Puppet theatre founder storms to victory in Islington ‘Plaque Idol’ contest
PUBLISHED: 14:02 22 March 2011
THE polls have closed, the votes have been counted and the latest five people and places to be honoured with an Islington People’s Plaque can be revealed.
John Wright, founder of the Little Angel Puppet Theatre; author Douglas Adams; suffragette Edith Garrud; boat club pioneer Crystal Hale; and The Peasants’ Revolt at Highbury Park will all be recognised with a permanent memorial by Islington Council.
They were chosen by the people of Islington from a shortlist of ten in a “Plaque Idol” contest, which saw more than 3,000 people vote online and in libraries.
The runaway winner was John Wright, who received a fifth of the votes (634). 489 were cast for Douglas Adams, 356 for Edith Garrud, 290 for The Peasants’ Revolt and 274 for Crystal Hale.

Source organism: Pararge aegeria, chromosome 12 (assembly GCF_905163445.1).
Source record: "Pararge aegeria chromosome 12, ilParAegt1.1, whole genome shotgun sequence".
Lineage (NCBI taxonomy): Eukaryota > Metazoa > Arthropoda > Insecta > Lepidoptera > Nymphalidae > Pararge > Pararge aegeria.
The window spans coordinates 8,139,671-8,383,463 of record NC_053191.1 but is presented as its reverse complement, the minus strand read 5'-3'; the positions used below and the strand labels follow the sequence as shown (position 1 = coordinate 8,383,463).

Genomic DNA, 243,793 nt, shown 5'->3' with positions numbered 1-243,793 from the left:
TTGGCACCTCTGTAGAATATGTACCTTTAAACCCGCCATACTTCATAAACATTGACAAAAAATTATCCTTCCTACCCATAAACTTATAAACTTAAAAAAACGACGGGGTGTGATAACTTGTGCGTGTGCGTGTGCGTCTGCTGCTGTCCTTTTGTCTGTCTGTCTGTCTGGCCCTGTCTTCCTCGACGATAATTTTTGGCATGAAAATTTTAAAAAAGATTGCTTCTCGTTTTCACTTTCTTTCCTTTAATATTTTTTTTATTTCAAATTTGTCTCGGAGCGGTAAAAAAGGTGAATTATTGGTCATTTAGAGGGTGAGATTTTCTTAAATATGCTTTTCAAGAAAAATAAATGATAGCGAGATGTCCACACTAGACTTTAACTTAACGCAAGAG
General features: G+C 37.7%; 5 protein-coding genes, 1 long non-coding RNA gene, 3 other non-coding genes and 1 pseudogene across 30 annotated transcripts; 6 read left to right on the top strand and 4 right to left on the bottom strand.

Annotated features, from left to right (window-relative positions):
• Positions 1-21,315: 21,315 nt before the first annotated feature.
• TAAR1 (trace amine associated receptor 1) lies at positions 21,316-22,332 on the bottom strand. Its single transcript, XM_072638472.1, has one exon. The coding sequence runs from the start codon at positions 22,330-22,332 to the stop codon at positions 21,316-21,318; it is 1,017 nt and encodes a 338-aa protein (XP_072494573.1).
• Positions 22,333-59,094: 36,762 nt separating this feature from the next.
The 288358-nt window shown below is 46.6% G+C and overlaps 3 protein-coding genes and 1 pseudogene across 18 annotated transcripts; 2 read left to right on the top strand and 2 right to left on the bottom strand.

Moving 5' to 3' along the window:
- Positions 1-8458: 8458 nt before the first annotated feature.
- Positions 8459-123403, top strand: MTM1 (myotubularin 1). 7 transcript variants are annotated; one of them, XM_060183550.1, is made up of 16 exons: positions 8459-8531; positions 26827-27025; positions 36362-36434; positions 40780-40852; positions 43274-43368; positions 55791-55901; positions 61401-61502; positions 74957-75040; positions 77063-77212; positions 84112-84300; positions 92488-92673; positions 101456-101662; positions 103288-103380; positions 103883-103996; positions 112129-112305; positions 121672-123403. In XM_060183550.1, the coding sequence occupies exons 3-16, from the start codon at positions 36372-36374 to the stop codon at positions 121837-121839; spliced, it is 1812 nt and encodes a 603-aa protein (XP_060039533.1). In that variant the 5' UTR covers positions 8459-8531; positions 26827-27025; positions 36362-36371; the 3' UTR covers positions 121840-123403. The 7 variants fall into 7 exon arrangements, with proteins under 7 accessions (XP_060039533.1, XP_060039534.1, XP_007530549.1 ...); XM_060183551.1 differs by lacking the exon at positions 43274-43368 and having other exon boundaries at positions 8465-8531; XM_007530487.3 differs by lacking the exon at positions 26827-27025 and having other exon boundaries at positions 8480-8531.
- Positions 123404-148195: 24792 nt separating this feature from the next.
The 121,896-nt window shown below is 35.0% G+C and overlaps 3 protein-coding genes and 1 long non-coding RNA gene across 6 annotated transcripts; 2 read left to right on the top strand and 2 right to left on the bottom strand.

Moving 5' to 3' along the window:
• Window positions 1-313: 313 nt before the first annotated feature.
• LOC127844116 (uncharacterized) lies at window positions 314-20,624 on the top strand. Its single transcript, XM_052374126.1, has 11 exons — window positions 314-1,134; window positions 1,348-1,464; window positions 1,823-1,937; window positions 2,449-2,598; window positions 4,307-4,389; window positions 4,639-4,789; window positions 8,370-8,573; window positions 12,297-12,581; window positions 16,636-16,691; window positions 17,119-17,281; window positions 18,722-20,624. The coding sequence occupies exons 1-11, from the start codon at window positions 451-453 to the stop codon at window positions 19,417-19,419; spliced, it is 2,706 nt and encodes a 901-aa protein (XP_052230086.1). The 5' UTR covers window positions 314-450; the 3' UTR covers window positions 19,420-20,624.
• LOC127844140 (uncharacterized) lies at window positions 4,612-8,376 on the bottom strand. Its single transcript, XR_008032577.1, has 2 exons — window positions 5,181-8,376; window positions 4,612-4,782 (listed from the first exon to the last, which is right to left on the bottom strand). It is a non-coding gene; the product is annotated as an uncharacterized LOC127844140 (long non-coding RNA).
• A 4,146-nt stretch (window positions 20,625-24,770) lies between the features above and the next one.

Councillor Catherine West, leader of Islington Council, said: “The Islington People’s Plaque scheme is a great opportunity to celebrate the rich history of the borough and the response we’ve had from residents has been fantastic.
“All of those on the shortlist were worthy contenders, but the people of Islington have chosen their favourites and I’m looking forward to seeing the plaques being put in place.”
Founder of North Islington Welfare Centre, Florence Keen; the bombing of Dame Alice Owen School; The Angel Inn; writer and explorer, Margaret Kinglsey; and businessman and philanthropist, Thomas Lipton were the finalists who missed out.
Last year, three green plaques were put up to commemorate the former ANC Headquarters in Penton Street, Islington, the birthplace of comic actor Kenneth Williams in Bingfield Street, Islington, and Sir Michael Sobell’s contribution to the Sobell Leisure Centre, in Hornsey Road, Holloway.
Earlier this month, a plaque was also revealed at Newington Green School in honour of eighteenth-century writer, philosopher and advocate of women’s rights, Mary Wollstonecraft.